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June 1946

ACUTE PORPHYRIA: I. Investigations on the Pathology of the Porphyrins and Identification of the Excretion of Uroporphyrin I

Author Affiliations


From the Department of Pathology, St. Thomas's Hospital Medical School.

Arch Intern Med (Chic). 1946;77(6):623-642. doi:10.1001/archinte.1946.00210410029003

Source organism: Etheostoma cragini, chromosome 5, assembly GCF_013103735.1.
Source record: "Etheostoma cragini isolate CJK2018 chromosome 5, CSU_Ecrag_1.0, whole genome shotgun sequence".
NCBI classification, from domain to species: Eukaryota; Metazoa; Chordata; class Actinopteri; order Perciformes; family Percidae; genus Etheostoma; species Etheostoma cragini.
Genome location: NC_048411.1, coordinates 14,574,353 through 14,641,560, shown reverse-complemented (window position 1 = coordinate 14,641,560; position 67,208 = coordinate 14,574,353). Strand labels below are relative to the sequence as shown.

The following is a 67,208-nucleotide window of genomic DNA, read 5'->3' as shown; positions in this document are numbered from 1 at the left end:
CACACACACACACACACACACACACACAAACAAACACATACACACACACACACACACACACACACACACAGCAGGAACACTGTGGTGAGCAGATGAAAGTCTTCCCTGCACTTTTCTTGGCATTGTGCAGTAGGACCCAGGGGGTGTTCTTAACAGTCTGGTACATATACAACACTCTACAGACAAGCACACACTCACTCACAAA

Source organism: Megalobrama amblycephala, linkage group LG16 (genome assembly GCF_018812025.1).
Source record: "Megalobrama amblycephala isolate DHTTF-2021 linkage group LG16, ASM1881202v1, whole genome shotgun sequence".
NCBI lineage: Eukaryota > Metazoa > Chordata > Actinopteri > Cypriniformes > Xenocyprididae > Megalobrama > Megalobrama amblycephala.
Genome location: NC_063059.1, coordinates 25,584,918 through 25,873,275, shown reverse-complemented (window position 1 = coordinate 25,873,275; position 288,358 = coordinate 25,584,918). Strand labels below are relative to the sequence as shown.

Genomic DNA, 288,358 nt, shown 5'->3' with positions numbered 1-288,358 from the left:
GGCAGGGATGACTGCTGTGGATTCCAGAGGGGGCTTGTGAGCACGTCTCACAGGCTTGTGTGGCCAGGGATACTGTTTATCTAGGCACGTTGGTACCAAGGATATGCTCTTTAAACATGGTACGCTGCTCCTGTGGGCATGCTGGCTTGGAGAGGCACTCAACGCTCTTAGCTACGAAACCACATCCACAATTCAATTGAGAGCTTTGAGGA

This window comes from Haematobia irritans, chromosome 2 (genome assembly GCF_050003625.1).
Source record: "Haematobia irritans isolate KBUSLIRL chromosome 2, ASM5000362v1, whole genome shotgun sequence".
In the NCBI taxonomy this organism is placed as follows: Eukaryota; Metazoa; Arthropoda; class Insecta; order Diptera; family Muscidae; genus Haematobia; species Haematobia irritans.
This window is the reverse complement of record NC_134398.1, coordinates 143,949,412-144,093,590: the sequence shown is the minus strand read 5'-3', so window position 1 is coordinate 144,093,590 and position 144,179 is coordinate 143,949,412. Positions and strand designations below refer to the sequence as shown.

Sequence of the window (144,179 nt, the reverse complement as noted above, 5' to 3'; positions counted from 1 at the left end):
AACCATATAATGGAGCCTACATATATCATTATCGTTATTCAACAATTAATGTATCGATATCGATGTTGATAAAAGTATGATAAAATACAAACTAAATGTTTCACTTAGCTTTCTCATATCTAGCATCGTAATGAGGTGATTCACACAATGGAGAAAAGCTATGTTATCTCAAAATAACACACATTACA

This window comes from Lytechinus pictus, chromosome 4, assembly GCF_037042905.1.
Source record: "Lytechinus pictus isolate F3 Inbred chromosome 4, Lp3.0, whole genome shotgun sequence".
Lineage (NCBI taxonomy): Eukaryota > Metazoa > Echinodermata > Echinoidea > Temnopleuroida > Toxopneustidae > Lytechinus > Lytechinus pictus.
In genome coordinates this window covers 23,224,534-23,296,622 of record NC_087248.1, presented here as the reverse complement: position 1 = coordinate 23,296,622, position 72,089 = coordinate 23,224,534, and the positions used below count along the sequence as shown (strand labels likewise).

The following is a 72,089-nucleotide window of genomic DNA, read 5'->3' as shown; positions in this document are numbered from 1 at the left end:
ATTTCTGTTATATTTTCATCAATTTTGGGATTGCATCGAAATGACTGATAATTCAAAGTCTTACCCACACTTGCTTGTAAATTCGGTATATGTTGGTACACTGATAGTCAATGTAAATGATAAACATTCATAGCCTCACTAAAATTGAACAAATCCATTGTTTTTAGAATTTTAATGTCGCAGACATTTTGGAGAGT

IT IS now well recognized that porphyria (so-called hematoporphyrinuria [Garrod,1 1923]) is a condition characterized by two main clinical types, the acute iodiopathic and the congenital, each possessing its characteristic symptomatology. In addition, there is recognized a toxic type due to various drugs, such as sulfonmethane, trinitrotoluene and sulfonamide compounds (Rimington and Hemmings,2 1939) which resembles clinically the acute idiopathic form. The classic case of congenital porphyria, studied in detail from the chemical and histochemical aspects by Fischer and his school and by Borst and Königsdörffer3 (1929), was that of the man Petry. This work established a pathologic excretion of coproporphyrin in urine and feces, together with the appearance of pathologic porphyrin and uroporphyrin in the urine. These porphyrins were in the main type I porphyrin isomers, in contrast to the physiologically occurring type III protoporphyrin of the blood. Rimington4 (1936) carried out a detailed examination

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